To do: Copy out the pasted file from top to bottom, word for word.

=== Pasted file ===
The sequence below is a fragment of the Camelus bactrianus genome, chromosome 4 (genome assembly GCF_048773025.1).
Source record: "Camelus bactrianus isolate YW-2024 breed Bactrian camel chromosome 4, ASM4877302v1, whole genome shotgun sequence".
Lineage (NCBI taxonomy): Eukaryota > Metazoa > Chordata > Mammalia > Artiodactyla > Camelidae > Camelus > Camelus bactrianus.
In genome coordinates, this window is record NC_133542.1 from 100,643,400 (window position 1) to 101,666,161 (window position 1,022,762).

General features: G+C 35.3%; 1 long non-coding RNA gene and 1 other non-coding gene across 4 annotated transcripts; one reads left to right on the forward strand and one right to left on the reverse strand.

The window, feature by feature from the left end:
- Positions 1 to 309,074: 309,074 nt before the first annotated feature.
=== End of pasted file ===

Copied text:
The sequence below is a fragment of the Camelus bactrianus genome, chromosome 4 (genome assembly GCF_048773025.1).
Source record: "Camelus bactrianus isolate YW-2024 breed Bactrian camel chromosome 4, ASM4877302v1, whole genome shotgun sequence".
Lineage (NCBI taxonomy): Eukaryota > Metazoa > Chordata > Mammalia > Artiodactyla > Camelidae > Camelus > Camelus bactrianus.
In genome coordinates, this window is record NC_133542.1 from 100,643,400 (window position 1) to 101,666,161 (window position 1,022,762).

General features: G+C 35.3%; 1 long non-coding RNA gene and 1 other non-coding gene across 4 annotated transcripts; one reads left to right on the forward strand and one right to left on the reverse strand.

The window, feature by feature from the left end:
- Positions 1 to 309,074: 309,074 nt before the first annotated feature.